Are Modular Medical Devices the Future?

Published on May 5, 2014

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By: Natalie Sheerer, Marketing Communications Specialist

Google recently revealed new details about a project that will completely reinvent the smart phone industry as we currently know it, Project Ara. The project is an initiative to create a completely modular and reusable smartphone. Camera lens cracked? No problem, just buy a new camera module. Need more memory space? Simply purchase a new module. The Android power device is slotted for initial release in Q1 of 2015. The key advantage of the Ara system is that unlike current smart phone models, users do not have to constantly replace their device in order to keep up with the latest technology.

What does this technology mean for other industries, for instance, the medical industry? Well, the future of medical devices might lie in this very same model, modular medical devices.

Let’s take, for example, infusion pumps. An infusion pump administers fluid, blood, medication, or nutrients into a patient’s circulatory system intravenously. An infusion pump typically consists of three major components: the fluid reservoir, a system for transferring the fluids into the body, and the electronic component with a mechanism to generate and regulate flow. Beyond these three major parts, the different parts of the electronic component include:

  • Keypad and a backlit screen interface or graphics display
  • Data storage
  • Memory card
  • Motor and gears for pump driver
  • Battery management

    • Battery, battery charger, fuel gauge, system power, and battery protection

  • Pressure sensors

    • An "up pressure" sensor can detect when the bag or syringe is empty, or even if the bag or syringe is being squeezed.
    • A "down pressure" sensor will detect when the patient's vein is blocked, or the line to the patient is kinked. This may be configurable for high (subcutaneous and epidural) or low (venous) applications.

  • A wireless module

    • To wirelessly update drug libraries, security settings, device software, and transmit patient data.

  • Audio amplifier/speaker

    • To provide audio alarms or instructions

  • Key driven locking system to protect against tampering
  • Air-in-Line detection and elimination
  • Integrated bar code reader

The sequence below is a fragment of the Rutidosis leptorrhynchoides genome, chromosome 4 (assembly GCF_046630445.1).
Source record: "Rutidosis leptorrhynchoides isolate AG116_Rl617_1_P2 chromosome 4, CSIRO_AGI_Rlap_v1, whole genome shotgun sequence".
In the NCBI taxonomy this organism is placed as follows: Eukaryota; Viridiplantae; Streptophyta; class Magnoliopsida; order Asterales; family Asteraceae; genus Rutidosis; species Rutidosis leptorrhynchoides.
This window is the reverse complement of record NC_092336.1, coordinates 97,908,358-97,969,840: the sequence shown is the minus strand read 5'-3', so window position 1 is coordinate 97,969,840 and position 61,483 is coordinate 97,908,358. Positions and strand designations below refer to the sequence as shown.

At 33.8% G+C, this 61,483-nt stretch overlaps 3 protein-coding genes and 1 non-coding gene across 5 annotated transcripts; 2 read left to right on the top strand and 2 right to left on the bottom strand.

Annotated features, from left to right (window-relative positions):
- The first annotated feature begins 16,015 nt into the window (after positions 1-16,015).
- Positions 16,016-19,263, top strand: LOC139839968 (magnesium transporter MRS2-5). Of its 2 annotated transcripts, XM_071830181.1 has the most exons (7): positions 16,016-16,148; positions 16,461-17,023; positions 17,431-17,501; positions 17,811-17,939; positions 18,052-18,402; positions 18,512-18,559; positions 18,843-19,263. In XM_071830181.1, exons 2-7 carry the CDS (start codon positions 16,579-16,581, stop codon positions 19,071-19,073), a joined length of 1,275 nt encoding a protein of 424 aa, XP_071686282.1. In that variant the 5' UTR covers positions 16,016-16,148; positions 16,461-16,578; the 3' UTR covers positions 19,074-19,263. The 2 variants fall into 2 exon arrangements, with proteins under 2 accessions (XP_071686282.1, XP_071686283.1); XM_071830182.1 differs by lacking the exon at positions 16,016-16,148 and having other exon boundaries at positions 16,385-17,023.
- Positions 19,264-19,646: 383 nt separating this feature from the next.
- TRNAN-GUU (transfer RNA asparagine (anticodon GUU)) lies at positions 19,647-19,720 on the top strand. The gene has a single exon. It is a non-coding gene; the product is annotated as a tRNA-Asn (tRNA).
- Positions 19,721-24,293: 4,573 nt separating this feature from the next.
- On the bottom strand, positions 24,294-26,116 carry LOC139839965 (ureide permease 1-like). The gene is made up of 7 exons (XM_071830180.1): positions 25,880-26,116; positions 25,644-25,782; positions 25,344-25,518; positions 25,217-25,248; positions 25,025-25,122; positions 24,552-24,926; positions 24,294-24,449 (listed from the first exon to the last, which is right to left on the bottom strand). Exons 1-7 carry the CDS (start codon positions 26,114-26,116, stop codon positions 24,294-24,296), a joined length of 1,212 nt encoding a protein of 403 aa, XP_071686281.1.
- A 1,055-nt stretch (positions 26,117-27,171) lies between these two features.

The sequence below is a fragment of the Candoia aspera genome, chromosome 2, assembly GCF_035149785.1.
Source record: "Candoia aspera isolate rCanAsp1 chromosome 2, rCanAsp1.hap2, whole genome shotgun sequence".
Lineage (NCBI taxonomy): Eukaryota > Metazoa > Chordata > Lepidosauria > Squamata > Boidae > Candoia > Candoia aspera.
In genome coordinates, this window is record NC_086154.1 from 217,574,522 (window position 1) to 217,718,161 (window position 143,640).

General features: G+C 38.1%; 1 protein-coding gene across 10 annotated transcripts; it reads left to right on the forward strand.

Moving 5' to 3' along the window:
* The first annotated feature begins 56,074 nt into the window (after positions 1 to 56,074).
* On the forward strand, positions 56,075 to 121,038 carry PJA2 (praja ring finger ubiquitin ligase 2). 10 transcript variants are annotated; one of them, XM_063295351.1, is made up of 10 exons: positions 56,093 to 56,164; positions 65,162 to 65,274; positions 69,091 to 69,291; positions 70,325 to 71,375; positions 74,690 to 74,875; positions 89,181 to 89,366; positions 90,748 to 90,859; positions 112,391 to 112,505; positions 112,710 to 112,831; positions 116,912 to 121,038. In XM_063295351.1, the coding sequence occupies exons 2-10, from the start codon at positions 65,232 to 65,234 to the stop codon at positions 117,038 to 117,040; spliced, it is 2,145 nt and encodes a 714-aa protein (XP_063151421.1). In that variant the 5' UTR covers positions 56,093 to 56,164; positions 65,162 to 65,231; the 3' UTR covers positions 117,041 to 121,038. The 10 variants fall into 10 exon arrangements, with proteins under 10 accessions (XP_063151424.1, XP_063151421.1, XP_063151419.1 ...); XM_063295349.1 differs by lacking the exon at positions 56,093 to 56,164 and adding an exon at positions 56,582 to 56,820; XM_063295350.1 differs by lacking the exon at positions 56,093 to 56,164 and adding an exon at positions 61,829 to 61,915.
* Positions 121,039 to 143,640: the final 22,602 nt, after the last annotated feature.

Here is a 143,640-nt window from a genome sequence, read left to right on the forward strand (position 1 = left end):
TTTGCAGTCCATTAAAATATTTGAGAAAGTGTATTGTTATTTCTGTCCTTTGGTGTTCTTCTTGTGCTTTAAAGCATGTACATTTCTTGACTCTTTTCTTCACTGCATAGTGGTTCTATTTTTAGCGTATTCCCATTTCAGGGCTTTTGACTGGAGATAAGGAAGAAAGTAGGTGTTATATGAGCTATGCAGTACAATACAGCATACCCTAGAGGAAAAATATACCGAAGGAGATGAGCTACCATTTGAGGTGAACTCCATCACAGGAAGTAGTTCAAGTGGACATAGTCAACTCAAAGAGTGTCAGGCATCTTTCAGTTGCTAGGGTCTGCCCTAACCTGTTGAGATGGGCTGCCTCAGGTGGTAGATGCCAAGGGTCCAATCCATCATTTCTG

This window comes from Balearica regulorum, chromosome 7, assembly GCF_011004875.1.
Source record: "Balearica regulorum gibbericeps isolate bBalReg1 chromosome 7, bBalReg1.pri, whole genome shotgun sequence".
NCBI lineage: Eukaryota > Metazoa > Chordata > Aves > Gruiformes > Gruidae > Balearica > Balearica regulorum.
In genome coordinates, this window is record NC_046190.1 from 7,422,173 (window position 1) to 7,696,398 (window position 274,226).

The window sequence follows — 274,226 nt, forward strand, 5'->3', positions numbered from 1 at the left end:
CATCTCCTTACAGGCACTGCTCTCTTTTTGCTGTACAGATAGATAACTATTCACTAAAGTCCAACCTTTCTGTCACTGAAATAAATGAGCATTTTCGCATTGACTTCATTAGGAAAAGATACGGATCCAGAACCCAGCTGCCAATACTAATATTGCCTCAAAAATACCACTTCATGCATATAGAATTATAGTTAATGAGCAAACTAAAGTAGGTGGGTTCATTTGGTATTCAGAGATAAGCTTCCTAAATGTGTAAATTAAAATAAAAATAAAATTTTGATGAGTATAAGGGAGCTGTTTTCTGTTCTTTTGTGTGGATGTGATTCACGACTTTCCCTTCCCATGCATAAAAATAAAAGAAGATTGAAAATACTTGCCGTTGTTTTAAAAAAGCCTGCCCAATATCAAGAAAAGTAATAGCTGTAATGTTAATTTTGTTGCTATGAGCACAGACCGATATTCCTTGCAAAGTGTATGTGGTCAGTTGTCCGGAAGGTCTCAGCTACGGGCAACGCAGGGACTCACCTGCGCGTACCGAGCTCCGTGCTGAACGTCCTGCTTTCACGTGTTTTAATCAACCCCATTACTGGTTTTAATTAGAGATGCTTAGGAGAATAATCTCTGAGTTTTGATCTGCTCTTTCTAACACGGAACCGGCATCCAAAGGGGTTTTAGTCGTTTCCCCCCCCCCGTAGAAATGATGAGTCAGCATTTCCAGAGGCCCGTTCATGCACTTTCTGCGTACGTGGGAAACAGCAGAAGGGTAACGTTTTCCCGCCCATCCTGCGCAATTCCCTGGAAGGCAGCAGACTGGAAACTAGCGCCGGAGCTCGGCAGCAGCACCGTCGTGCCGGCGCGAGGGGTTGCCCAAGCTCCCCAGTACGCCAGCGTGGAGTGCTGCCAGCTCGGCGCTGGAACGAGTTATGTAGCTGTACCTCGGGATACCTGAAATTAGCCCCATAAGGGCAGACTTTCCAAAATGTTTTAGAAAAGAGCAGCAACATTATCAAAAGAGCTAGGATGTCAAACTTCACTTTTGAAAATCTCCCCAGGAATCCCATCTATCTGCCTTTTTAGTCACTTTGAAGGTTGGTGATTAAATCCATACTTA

• To confirm drug and concentration

Infusion pumps have been a source of multiple patient safety concerns, and problems with such pumps have been linked to more than 56,000 adverse event reports from 2005 to 2009, including at least 500 deaths1. In the occurrence of a safety recall, hospitals need only replace the particular module of the medical device that is affected. This leads to saved costs for medical device manufacturers, and faster repairs for IT personnel in hospitals or healthcare facilities, with the end goal of improving patient safety.

Given the benefits of modular technology, like rapid prototyping, it is likely to spread well beyond the smartphone industry. In particular, medical devices seem to be a likely candidate for this approach as it could potentially save time, money, and resources in addition to contributing to the overall goal of improved patient care. Though modular medical devices may just be an idea at this point, it’s an exciting idea that just might be the future of medical devices.

There are some drawbacks to the modular system in a medical setting. There are possible security concerns with regards to wireless connectivity. In addition, FDA regulations might inhibit the timely release of new modules due to their lengthy approval process for class III medical devices. See our previous blog post Classes of Medical Devices for more information about different classes of medical devices.

Embedded wireless solutions providers like Laird are on the front lines of innovation, helping to make new and exciting ideas like modular technology a reality. Visit the Connected Hospital webpage to learn more about Laird’s efforts in the medical industry.